The Centers for Medicare and Medicaid Services’ mandatory Radiation Oncology Model “goes too far for an untested model,” and should be shelved for further reform, provider advocates said this week.
CMS on Friday finalized the long-discussed payment model, which would cover about 30% of RO episodes beginning Jan. 1. Groups including the American Society for Radiation Oncology were quick to condemn the final rule. Moving to value-based method of paying for care is a “longstanding goal of ASTRO,” however, the final rule “fails to address many of the radiation oncology community’s key concerns.”
“Requiring practices to participate and then forcing them to start the model on January 1, 2021, is untenable for practices already enduring staff shortages and other challenges due to the COVID-19 pandemic,” the society said Friday, Sept. 18. “ASTRO strongly urges CMS to significantly delay the start date rather than foster unnecessary chaos and burden for the practices this model is designed to support,” it added later.
The American College of Radiology said Monday that it “strongly supports” ASTRO’s call for a delay. Both groups had previously urged CMS to grant physicians at least half a year to prepare following the final rule’s release. But providers are left with just three and a half months, and the 30% of eligible episodes—while an improvement from the 40% previously proposed—still “goes too far” for such an unproven model, they wrote.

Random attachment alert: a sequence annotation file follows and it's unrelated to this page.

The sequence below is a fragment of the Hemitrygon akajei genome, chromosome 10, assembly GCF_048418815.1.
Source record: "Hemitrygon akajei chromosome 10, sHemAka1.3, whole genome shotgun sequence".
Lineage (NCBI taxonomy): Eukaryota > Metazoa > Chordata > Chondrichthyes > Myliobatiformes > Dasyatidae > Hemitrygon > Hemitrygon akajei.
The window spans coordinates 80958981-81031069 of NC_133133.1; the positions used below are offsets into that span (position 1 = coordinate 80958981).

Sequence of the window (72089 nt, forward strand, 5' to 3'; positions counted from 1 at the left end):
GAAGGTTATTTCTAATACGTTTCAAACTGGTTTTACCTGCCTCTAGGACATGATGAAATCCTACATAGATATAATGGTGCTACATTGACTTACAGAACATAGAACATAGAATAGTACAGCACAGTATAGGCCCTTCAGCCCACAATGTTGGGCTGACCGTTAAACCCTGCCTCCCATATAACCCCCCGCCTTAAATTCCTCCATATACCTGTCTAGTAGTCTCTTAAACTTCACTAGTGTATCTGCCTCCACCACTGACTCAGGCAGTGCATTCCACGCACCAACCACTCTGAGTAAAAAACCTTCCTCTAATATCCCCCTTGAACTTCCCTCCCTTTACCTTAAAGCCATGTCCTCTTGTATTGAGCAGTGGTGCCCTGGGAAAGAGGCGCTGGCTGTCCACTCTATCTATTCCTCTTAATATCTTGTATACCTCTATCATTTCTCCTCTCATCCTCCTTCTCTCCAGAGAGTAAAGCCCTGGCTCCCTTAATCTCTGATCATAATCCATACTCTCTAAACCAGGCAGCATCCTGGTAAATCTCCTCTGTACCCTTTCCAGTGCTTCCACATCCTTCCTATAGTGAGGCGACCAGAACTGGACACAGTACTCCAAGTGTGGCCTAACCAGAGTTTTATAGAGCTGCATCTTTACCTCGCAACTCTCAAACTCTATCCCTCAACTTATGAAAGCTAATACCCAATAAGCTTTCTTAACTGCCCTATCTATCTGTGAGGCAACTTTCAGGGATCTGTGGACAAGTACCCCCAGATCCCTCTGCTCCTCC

For its part, CMS said the new model will help to create more predictable payments, incentivize cost-effective treatments, and save $230 million over the next five years. Administrator Seema Verma said radiotherapy payment should be tied to results, rather than the number of treatments and where they were delivered.
“That’s why the Trump administration has developed a new innovative model that allows patients and providers to focus on better outcomes for patients,” she said in a statement.
The RO model will provide bundled payments during a 90-day episode of care to radiotherapy providers treating one of 16 different cancer types. It will require participation from physicians in randomly selected geographic areas that contain about 30% of all eligible Medicare fee-for-service radiotherapy episodes nationally.
You can read more on the final rule in this fact sheet from CMS here.